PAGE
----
Elections board asks AG to investigate Charlestown Democrat for campaign finance violations
The Rhode Island Board of Elections office in Cranston. (Jocelyn Jackson/Rhode Island Current)
A Charlestown Democrat who has unsuccessfully challenged the incumbent Republican state senator in her district three times may face civil or criminal charges for campaign finance violations.
The Rhode Island Board of Elections on Tuesday voted to ask Attorney General Peter Neronha to consider investigating Jennifer Douglas after finding she flouted campaign finance rules for a second time. Douglas failed to report more than $4,500 each in campaign spending and donations during her 2022 run for state senate, according to the election board audit report. The audit also found she failed to disclose nearly $1,100 in campaign debt and spent $725 of campaign money on expenses that were not proven to be for her campaign.
It’s not the first time Douglas has run afoul of state campaign finance regulations. In 2021, she agreed to pay a $1,200 fine after the board found she failed to disclose a combined $4,600 in campaign donations and spending from her 2020 run for the same seat.
The Charlestown resident, backed by the progressive Rhode Island Political Cooperative, has tried and failed to unseat Republican Sen. Elaine Morgan for the Senate District 34 seat in the last three elections.
Douglas did not return calls for comment. The elections board, which discussed the campaign finance violations behind closed doors, only sharing its vote in public session, did not explain the rationale behind its decision. Rhode Island Campaign Finance Director Rick Thornton did not return calls for comment on Wednesday.
John Marion, executive director for Common Cause Rhode Island, said it’s unusual, but not unheard of, for the elections board to refer campaign finance violations to the attorney general. More often, the board enters into a consent agreement with the candidate in question, often coupled with a financial penalty.
“Once in a while, when people have not been responsive to them, they will refer to the AG for criminal prosecution,” Marion said.
The audit report notes that Douglas did not respond to the board’s findings.
Brian Hodge, a spokesperson for Neronha’s office, confirmed in an email that the attorney general received the referral and the office is reviewing the information.
The elections board last fall referred “serious campaign finance violations” to Neronha, after finding that former state Rep. Larry Valencia dipped into Richmond Democratic Town Committee’s funds for personal use, and that Woonsocket City Council hopeful Charmaine Webster used campaign funds for personal use.
Among the most notable, recent examples of charges from Neronha based on campaign finance violations: a 2019 felony embezzlement charge against former Providence City Councilman Luis Aponte, who spent nearly $14,000 from his campaign account on personal cable bills, gas and streaming services.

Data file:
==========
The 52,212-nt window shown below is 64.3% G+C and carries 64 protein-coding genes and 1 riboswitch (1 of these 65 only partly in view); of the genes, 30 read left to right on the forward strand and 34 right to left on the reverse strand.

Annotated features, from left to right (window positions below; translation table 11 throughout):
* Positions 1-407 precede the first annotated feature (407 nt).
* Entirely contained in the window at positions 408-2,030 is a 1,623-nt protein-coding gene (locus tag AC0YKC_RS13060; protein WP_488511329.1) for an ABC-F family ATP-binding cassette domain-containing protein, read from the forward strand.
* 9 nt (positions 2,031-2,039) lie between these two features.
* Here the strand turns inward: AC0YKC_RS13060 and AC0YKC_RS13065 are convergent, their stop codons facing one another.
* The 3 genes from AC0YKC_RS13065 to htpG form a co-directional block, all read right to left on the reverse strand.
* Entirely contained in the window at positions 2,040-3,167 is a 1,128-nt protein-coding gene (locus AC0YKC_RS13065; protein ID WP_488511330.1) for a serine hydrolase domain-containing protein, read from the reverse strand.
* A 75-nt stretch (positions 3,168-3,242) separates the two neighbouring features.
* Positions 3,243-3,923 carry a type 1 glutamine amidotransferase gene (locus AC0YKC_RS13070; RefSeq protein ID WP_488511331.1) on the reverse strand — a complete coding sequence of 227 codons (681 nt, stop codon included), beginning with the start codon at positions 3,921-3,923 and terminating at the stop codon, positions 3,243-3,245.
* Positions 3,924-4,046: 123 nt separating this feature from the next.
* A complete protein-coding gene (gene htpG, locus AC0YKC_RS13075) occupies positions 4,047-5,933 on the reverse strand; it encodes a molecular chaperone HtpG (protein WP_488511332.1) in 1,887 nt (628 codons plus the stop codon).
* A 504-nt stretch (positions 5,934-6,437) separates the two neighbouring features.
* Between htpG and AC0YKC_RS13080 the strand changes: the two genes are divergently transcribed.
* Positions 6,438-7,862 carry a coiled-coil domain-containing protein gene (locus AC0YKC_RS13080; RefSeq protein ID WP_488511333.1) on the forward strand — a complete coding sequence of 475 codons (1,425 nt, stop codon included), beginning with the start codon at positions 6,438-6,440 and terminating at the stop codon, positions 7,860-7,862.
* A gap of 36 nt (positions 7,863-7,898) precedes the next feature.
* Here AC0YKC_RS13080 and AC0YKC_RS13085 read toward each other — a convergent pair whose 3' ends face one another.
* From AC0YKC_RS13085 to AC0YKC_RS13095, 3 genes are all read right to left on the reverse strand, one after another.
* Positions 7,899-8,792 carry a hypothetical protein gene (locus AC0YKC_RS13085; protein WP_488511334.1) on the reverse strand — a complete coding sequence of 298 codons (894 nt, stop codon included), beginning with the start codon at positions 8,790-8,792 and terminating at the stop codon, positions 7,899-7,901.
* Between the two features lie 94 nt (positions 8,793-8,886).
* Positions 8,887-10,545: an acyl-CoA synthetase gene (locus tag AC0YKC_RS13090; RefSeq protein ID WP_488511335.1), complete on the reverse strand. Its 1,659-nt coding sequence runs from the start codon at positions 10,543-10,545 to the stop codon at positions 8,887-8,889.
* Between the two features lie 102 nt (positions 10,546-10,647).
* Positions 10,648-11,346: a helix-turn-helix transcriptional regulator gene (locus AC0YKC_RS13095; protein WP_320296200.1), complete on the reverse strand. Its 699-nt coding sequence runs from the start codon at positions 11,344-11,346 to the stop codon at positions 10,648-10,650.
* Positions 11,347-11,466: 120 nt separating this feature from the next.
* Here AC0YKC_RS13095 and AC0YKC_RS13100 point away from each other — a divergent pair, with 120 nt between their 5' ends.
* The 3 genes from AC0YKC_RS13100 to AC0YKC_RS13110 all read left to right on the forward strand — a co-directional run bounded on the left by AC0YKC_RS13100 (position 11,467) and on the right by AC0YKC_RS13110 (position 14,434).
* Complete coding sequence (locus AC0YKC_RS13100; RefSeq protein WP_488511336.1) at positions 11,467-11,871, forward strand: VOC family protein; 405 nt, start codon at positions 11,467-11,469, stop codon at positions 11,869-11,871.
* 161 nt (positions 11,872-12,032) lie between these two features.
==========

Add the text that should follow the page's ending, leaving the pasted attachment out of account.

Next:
Cancer diagnosis, unfamiliarity with process challenge candidates
Two other candidates who ran for state and local office in 2022 have agreed to pay fines for campaign finance violations during their campaigns. Both agreements were unanimously approved by the elections board on Tuesday.
Diana Garlington, a Providence resident who lost in the Democratic primary for R.I. House District 5 in 2022, will pay a $500 personal fine and forfeit $1,500 from her campaign account. The consent order comes after a state audit found Garlington failed to disclose $1,500 in campaign contributions and another $600 of spending.
Garlington on Wednesday said the violations were not intentional, and that she thought her campaign manager was handling the reports.
“It was my first time running and I wasn’t familiar with the process,” she said.
Meanwhile, Pawtucket City Council contender Nicole LeBoeuf will pay a $500 personal fine plus $1,000 from her campaign account to a vendor she owed. The audit report found that LeBoeuf, who ran for City Council at-large, failed to disclose $2,600 of campaign contributions and another $370 of expenses, in addition to not paying the $1,000 to a vendor.
LeBoeuf on Wednesday cited technical issues with her bank as well as health reasons which caused her to drop out of the race, as reasons for the finance problems.
“I ended up with cancer which derailed my whole campaign,” she said.
Marion touted the elections board for “vigorously enforcing” state campaign finance regulations. But he also acknowledged the need for better candidate education, since many of the people who get into trouble appear to not know or fully understand their responsibilities around campaign finance.
Last month, Providence City Councilman Juan Pichardo agreed to pay $3,000 for campaign finance violations in his 2022 campaign, which he chalked up to “incomplete record-keeping.” Last week, he stepped down from his role in the city’s Committee on Finance, though he is still on the full council.
SUPPORT NEWS YOU TRUST.
Our stories may be republished online or in print under Creative Commons license CC BY-NC-ND 4.0. We ask that you edit only for style or to shorten, provide proper attribution and link to our web site. Please see our republishing guidelines for use of photos and graphics.